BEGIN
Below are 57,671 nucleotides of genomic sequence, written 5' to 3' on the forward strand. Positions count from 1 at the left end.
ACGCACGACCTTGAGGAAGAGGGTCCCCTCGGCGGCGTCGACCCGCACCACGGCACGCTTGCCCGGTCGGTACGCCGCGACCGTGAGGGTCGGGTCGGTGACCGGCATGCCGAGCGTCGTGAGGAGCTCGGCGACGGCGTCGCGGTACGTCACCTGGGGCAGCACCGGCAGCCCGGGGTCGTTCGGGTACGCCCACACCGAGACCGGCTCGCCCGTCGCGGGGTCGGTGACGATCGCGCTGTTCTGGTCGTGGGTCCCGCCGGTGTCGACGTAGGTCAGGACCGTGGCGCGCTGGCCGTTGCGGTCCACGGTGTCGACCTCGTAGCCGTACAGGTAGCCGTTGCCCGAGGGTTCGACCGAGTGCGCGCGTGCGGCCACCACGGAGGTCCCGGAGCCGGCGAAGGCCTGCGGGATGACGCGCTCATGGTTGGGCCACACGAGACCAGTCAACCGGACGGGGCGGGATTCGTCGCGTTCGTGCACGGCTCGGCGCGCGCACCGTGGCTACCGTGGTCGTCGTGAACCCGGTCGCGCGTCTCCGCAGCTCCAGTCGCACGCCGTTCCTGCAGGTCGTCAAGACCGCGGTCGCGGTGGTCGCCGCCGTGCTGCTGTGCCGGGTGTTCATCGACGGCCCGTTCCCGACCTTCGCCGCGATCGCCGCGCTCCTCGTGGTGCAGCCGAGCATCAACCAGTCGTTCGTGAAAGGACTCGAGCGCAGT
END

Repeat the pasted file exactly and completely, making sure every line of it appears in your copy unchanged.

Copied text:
Below are 57,671 nucleotides of genomic sequence, written 5' to 3' on the forward strand. Positions count from 1 at the left end.
ACGCACGACCTTGAGGAAGAGGGTCCCCTCGGCGGCGTCGACCCGCACCACGGCACGCTTGCCCGGTCGGTACGCCGCGACCGTGAGGGTCGGGTCGGTGACCGGCATGCCGAGCGTCGTGAGGAGCTCGGCGACGGCGTCGCGGTACGTCACCTGGGGCAGCACCGGCAGCCCGGGGTCGTTCGGGTACGCCCACACCGAGACCGGCTCGCCCGTCGCGGGGTCGGTGACGATCGCGCTGTTCTGGTCGTGGGTCCCGCCGGTGTCGACGTAGGTCAGGACCGTGGCGCGCTGGCCGTTGCGGTCCACGGTGTCGACCTCGTAGCCGTACAGGTAGCCGTTGCCCGAGGGTTCGACCGAGTGCGCGCGTGCGGCCACCACGGAGGTCCCGGAGCCGGCGAAGGCCTGCGGGATGACGCGCTCATGGTTGGGCCACACGAGACCAGTCAACCGGACGGGGCGGGATTCGTCGCGTTCGTGCACGGCTCGGCGCGCGCACCGTGGCTACCGTGGTCGTCGTGAACCCGGTCGCGCGTCTCCGCAGCTCCAGTCGCACGCCGTTCCTGCAGGTCGTCAAGACCGCGGTCGCGGTGGTCGCCGCCGTGCTGCTGTGCCGGGTGTTCATCGACGGCCCGTTCCCGACCTTCGCCGCGATCGCCGCGCTCCTCGTGGTGCAGCCGAGCATCAACCAGTCGTTCGTGAAAGGACTCGAGCGCAGT